I study a theory called N=4 super Yang-Mills. (There’s a half-decent explanation of the theory here. For now, just know that it involves a concept called supersymmetry, where forces and matter are very closely related.) When I mention this to people, sometimes they ask me if I’m expecting to see evidence for N=4 super Yang-Mills at the Large Hadron Collider. And if not there, when can we expect a test of the theory?
Never? Yep. N=4 super Yang-Mills will never be tested, because N=4 super Yang-Mills (sYM for short) is not “true”.
We know it’s not “true”, because it contains particles that don’t exist. Not just particles we might not have found yet, but particles that would make the universe a completely different and possibly unknowable place.
So if it isn’t true, why do I study it?
Let me give you an analogy. Remember back in 2008 when Sarah Palin made fun of funding “fruit fly research in France”?
Most people I talked to found that pretty ridiculous. After all, fruit flies are one of the most stereotypical research animals, second only to mice. And besides, hadn’t we all grown up knowing about how they were used to research HOX genes?
Wait, you didn’t know about that? Evidently, you weren’t raised by a biologist.
HOX genes are how your body knows what limbs go where. When HOX genes activate in an embryo, they send signals, telling cells where to grow arms and legs.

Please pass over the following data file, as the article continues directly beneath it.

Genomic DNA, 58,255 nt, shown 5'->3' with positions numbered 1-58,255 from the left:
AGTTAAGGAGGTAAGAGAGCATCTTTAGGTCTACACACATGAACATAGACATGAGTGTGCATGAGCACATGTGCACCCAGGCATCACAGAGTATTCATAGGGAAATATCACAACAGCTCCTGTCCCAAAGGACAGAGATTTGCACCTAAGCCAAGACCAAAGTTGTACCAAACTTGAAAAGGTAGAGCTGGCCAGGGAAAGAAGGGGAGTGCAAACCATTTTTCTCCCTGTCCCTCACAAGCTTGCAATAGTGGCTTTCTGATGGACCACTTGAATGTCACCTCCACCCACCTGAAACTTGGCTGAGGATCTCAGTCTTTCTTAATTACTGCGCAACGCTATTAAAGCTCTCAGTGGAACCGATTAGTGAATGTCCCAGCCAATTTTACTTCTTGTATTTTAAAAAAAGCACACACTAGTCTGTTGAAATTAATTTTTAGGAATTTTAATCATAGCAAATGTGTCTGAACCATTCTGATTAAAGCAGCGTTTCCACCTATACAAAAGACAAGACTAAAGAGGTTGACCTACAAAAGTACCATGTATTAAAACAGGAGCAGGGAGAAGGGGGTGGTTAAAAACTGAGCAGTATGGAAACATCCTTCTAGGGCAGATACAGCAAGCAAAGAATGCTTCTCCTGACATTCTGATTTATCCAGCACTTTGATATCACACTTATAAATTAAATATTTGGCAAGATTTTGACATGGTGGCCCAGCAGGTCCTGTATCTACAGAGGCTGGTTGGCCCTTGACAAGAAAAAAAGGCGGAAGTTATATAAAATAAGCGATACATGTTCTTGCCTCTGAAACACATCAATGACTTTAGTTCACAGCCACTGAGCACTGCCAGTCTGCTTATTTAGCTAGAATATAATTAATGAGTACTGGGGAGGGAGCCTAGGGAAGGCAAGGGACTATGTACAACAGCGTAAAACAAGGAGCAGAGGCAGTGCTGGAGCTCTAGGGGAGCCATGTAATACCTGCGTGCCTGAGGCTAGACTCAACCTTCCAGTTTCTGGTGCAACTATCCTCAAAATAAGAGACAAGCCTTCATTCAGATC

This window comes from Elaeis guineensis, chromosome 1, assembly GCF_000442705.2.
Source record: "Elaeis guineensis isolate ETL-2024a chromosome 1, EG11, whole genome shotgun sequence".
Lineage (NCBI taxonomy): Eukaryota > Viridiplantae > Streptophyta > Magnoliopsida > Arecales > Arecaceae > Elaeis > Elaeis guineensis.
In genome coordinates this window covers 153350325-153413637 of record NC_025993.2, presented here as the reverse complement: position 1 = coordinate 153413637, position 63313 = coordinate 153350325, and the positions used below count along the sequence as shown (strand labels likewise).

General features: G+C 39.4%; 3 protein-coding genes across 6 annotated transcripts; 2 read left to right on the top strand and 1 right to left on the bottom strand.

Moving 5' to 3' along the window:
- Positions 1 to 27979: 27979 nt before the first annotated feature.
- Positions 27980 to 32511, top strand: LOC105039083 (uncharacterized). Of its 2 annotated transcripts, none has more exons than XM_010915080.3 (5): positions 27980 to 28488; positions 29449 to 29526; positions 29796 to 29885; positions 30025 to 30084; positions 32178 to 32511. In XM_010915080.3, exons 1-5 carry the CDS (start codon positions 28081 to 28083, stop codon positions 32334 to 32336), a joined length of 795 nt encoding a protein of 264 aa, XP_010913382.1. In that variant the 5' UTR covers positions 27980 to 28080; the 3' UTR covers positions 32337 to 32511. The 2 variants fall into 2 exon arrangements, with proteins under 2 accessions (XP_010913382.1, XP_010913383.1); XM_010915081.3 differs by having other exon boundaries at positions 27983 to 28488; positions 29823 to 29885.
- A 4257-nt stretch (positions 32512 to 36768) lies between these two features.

Much of HOX genes’ power was first discovered in fruit flies. With their relatively simple genetics, scientists were able to manipulate the HOX genes, creating crazy frankenflies like Antennapedia (literally: antenna-feet) here.
It was only later, as the science got more sophisticated, that biologists began to track what HOX genes do in humans, making substantial progress in understanding debilitating mutations.
How is this related to N=4 super Yang-Mills? Well, just as fruit flies are simpler to study than humans, sYM is simpler to study than the whole mess of unconnected particles that exist in the real world. We can do calculations with sYM that would be out of reach in normal particle physics. As we do these calculations, we discover new patterns and new techniques. The hope is that, just like HOX genes, we will discover traits that still hold in the more complicated situation of the real world. We’re not quite there yet, but it’s getting close.
By the way, make sure to watch Big Bang Theory on Thursday (11/29, 8/7c on CBS). Turns out, Sheldon is working on this stuff too, and for those who have read arXiv:1210.7709, his diagrams should look quite familiar…